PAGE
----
Chapter ten

Summary: Chapter ten

Returning to the present after Lydia’s death, James goes home to Marilyn and confesses to his affair. James and Marilyn argue and talk bitterly about feeling different—James for being Chinese and Marilyn for wanting to be a doctor. Marilyn orders James to leave. He tells her they should pretend they never met and drives off. Upset, Nathan also drives off. Marilyn tears apart the science posters, books, and prizes in Lydia’s room. But when she finds the Betty Crocker cookbook that Lydia had hidden, Marilyn suddenly realizes it is not science but her mother whom Lydia loved. Hannah then comes in, and Marilyn embraces her the way Hannah has always wanted her to do. 

Nathan drives to a liquor store and acquires two bottles of whiskey, which he drinks in his car until he’s drunk and throws up. Officer Fiske finds him and takes him home. Meanwhile, as James drives toward Toledo, he remembers that Marilyn was not happy when he suggested they forget their life together had happened. He realizes that his wife wants a different career, not a different marriage. James suddenly understands how much he has misunderstood.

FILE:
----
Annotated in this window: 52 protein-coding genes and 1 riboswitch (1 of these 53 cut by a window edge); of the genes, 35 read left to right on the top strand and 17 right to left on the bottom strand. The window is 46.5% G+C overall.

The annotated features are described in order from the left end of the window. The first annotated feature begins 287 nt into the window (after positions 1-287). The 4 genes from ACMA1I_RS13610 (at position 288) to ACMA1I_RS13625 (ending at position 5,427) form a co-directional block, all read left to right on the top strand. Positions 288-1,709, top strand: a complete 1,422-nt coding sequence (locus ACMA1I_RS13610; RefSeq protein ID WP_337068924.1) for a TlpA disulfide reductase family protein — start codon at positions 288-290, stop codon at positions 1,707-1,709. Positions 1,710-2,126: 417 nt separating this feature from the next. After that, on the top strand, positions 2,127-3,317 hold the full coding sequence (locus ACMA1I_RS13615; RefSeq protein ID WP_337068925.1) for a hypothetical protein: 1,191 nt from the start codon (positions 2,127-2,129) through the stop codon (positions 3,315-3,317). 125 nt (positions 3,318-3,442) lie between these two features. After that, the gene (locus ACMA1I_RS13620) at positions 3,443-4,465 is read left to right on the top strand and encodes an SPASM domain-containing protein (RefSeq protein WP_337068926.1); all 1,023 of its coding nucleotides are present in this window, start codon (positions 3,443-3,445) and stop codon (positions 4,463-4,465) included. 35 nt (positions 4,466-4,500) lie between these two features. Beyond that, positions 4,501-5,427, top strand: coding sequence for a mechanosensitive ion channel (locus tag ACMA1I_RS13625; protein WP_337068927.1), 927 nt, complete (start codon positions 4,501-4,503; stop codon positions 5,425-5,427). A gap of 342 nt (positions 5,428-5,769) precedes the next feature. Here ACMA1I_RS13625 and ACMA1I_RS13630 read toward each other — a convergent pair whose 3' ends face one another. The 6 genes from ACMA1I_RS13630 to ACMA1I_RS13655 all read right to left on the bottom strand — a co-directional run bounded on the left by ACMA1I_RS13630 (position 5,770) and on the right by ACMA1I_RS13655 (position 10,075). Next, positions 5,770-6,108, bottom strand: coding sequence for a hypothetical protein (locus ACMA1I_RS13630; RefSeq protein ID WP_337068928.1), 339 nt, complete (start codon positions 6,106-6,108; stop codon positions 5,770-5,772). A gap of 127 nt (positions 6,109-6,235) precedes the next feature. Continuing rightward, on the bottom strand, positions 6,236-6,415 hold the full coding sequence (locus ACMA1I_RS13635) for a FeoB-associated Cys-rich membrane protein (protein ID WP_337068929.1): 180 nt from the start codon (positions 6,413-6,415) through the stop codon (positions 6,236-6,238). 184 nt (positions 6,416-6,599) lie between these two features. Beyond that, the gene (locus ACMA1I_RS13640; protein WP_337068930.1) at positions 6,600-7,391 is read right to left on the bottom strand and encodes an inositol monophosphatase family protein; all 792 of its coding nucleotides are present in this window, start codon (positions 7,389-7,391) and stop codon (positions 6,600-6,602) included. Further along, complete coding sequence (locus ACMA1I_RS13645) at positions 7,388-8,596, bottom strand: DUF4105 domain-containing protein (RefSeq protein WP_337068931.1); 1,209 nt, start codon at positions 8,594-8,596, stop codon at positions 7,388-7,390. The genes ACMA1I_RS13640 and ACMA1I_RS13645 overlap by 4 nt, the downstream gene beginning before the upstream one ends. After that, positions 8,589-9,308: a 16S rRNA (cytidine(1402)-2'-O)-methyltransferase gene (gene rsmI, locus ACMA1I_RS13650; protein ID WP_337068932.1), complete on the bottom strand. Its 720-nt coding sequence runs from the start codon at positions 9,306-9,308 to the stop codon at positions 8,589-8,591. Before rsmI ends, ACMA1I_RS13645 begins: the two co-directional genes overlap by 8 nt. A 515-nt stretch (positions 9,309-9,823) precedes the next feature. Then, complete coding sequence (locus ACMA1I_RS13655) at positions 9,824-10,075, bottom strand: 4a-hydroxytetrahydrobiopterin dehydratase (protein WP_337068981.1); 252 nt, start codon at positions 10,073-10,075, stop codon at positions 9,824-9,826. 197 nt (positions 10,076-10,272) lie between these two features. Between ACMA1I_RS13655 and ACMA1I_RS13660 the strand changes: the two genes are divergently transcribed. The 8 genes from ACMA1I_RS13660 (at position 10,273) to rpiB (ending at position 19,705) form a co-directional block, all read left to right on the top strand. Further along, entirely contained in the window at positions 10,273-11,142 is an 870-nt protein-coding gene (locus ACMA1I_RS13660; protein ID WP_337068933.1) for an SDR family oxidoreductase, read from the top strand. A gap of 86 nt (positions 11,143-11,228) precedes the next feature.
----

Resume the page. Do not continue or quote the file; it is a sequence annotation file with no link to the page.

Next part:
Analysis: Chapter ten

In this chapter, the lack of communication and empathy that has been emblematic of the relationships between the Lees begins to heal. The conversation between Marilyn and James is strained; they have spent years talking past each other and misunderstanding each other’s needs, and these problems can’t be solved or overcome in a single night. The fight seems to rupture them again, but through the simple act of speaking to each other about how they feel, they make an important step toward healing. Listening to each other talk, even in anger, has started to dismantle some of the emotional walls they erected over the years. Their attempts at empathy and honesty signal that James and Marilyn are making an effort to build a life they can both thrive in, even in the shadow of Lydia's death.